During the injection process, sometimes a little bit of plastic can seep out of the die joint and make a small rib. This is called flashing.
Some examples are pictured below :
How can Flashing be Avoided?
Flashing is not a good phenomenon in injection molding production, and it can cause die joint damage if the flashing can’t be immediately cleaned from the die joint and the clamp. This type of damage will cause more evident flashing in future products. For this reason, it’s very important to look out for flashing marks in injection molding production and remove them before they turn into a persistent problem.
There are many reasons for flashing to occur in injection molding. Some examples include very high injection pressures or terminal injection speeds, and inadequate clamping force.
Below are the some culprits and ways to solve them.
The injection pressure is too high or the injection speed is too fast
Adjust the speed of the injection at the nozzle so as to inject the plastic at the correct rate for the chosen material
Clamping force is too high
Adjust the pressure of the clamps to loosen the grip
The joint face isn’t fit or the accuracy is poor
Repair and check the mold or make the joint face more precise
Mold clamping force isn’t enough (especially true if the part has flashing around edges)
Increase the clamping force
The clamping area of mold is too large
Change the machine to one with larger mold clamping force or the mold design to accommodate a smaller clamping area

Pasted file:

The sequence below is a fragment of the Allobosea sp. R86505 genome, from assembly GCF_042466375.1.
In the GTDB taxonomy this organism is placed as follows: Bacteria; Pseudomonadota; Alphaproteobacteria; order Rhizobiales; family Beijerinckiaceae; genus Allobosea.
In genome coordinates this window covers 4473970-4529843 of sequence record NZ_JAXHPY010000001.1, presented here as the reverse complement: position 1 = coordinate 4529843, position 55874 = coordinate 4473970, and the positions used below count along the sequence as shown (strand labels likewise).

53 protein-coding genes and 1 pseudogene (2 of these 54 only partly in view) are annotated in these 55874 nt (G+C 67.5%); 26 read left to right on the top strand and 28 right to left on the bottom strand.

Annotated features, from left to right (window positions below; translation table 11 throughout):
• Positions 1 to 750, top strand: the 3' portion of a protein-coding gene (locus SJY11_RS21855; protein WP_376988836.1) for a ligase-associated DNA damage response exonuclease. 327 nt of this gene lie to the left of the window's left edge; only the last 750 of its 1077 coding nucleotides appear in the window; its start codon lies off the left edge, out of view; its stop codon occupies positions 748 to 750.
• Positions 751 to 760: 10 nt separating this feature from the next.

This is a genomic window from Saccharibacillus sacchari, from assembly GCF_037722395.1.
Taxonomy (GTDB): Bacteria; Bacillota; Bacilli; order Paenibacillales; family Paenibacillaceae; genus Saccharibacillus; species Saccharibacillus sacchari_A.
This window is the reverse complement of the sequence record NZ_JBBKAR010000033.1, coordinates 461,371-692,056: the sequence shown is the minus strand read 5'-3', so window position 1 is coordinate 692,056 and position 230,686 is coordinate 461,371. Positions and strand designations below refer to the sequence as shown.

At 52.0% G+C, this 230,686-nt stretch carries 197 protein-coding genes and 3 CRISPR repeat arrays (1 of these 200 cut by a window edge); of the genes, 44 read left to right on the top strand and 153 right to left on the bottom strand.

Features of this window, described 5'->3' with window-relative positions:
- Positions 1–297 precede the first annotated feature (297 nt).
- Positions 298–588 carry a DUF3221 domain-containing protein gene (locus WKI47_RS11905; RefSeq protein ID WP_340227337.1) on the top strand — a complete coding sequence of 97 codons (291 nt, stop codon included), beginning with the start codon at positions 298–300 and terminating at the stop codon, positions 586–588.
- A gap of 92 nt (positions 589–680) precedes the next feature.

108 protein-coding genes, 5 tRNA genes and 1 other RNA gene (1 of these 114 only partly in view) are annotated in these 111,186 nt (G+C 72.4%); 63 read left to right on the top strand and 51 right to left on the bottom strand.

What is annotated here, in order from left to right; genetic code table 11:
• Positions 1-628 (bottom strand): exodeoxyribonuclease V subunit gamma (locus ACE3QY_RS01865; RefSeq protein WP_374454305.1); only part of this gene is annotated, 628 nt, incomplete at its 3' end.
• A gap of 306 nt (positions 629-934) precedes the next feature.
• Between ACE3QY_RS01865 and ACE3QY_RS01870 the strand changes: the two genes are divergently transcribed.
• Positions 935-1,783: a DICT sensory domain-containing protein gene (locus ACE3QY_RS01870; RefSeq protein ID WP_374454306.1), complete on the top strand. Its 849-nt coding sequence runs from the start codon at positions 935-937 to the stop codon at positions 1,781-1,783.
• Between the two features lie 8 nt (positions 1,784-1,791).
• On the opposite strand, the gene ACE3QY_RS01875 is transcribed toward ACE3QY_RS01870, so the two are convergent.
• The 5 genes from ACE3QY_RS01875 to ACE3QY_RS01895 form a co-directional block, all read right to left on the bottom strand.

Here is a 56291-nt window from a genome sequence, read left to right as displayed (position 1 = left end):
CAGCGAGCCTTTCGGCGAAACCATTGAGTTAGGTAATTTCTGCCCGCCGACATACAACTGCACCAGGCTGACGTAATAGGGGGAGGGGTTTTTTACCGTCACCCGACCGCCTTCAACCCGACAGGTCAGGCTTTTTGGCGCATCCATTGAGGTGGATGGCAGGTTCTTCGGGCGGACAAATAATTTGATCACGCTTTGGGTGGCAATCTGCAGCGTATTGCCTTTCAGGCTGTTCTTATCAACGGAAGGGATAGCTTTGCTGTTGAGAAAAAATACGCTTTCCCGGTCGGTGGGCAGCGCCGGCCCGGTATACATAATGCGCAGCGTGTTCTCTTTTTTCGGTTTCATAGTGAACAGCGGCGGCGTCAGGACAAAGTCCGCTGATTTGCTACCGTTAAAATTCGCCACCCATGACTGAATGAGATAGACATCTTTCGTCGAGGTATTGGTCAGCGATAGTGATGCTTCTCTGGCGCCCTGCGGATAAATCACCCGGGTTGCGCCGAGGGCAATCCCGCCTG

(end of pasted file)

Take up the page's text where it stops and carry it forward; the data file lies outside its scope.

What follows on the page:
Partial flashing due to gate blush
Rebalance the gate either naturally (preferred) or artifically.
Use a harder material for the mold
Pressure drop before the material can set
Conserve the clamping pressure according to cooling temperature
The material of mold is bad or easy to wear and tear.
Choose better mold materials with proper heat treatment
The viscosity of the plastic is too low (like PA or PP).
Change the plastic material with a high viscosity one or adjust with a suitable filler
The material temperature or mold temperature is too high
Make adjustments to the respective temperatures of the mold and the material
How Do Bubbles Form in plastic?
When the mold cavity fills up, it is possible that the flow of the plastic is too quick and air can’t escape quickly enough from the mold. When this happens, bubbles can form in the materials.
The presence of air sets this issue apart from vacuum voids, which are caused by a similar yet not identical set of causes.
Some examples are pictured below:
The bubbles in the first picture are ones from the vacuum vesicle and the other is small bubbles in the plastic. The reasons and improving method of the plastic with bubbles in the below table:
Back pressure is low or the melt temperature is too high
Increase back pressure or lower the melt temperature
The screw rotation speed or the injection speed is too fast
Decrease the speed of the screw or the injection pressure
The gas can’t be expelled quickly enough
Make the mold vent larger to allow air to escape
Incorrect gate size
Decrease the size of gate or use a different shape
Raw materials are not fully dried
Increase the intensity of the drying process
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